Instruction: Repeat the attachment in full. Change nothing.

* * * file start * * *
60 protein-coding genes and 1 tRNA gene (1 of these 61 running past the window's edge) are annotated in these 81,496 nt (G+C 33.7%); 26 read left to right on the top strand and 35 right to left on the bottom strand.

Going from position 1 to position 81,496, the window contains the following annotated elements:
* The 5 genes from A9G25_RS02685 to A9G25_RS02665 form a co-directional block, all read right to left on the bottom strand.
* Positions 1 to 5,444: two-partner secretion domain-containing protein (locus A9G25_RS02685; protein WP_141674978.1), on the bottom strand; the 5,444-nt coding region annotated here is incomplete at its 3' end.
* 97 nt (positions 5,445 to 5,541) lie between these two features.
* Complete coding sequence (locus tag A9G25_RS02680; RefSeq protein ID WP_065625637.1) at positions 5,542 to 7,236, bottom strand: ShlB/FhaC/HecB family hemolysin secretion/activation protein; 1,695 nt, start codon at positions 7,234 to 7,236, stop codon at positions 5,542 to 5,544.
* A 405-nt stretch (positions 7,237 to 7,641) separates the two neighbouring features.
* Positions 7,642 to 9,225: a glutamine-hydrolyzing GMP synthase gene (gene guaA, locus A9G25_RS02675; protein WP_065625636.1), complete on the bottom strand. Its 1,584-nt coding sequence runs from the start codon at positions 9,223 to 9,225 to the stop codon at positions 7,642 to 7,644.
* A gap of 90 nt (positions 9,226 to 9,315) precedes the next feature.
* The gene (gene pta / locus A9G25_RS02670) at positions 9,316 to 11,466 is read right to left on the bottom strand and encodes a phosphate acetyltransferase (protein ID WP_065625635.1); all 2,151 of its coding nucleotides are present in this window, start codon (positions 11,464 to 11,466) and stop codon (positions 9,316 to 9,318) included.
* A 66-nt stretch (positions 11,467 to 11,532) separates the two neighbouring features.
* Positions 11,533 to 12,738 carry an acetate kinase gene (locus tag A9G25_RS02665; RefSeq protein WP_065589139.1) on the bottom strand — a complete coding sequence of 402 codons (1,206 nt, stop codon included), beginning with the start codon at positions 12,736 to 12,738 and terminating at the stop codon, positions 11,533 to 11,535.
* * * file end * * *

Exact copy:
60 protein-coding genes and 1 tRNA gene (1 of these 61 running past the window's edge) are annotated in these 81,496 nt (G+C 33.7%); 26 read left to right on the top strand and 35 right to left on the bottom strand.

Going from position 1 to position 81,496, the window contains the following annotated elements:
* The 5 genes from A9G25_RS02685 to A9G25_RS02665 form a co-directional block, all read right to left on the bottom strand.
* Positions 1 to 5,444: two-partner secretion domain-containing protein (locus A9G25_RS02685; protein WP_141674978.1), on the bottom strand; the 5,444-nt coding region annotated here is incomplete at its 3' end.
* 97 nt (positions 5,445 to 5,541) lie between these two features.
* Complete coding sequence (locus tag A9G25_RS02680; RefSeq protein ID WP_065625637.1) at positions 5,542 to 7,236, bottom strand: ShlB/FhaC/HecB family hemolysin secretion/activation protein; 1,695 nt, start codon at positions 7,234 to 7,236, stop codon at positions 5,542 to 5,544.
* A 405-nt stretch (positions 7,237 to 7,641) separates the two neighbouring features.
* Positions 7,642 to 9,225: a glutamine-hydrolyzing GMP synthase gene (gene guaA, locus A9G25_RS02675; protein WP_065625636.1), complete on the bottom strand. Its 1,584-nt coding sequence runs from the start codon at positions 9,223 to 9,225 to the stop codon at positions 7,642 to 7,644.
* A gap of 90 nt (positions 9,226 to 9,315) precedes the next feature.
* The gene (gene pta / locus A9G25_RS02670) at positions 9,316 to 11,466 is read right to left on the bottom strand and encodes a phosphate acetyltransferase (protein ID WP_065625635.1); all 2,151 of its coding nucleotides are present in this window, start codon (positions 11,464 to 11,466) and stop codon (positions 9,316 to 9,318) included.
* A 66-nt stretch (positions 11,467 to 11,532) separates the two neighbouring features.
* Positions 11,533 to 12,738 carry an acetate kinase gene (locus tag A9G25_RS02665; RefSeq protein WP_065589139.1) on the bottom strand — a complete coding sequence of 402 codons (1,206 nt, stop codon included), beginning with the start codon at positions 12,736 to 12,738 and terminating at the stop codon, positions 11,533 to 11,535.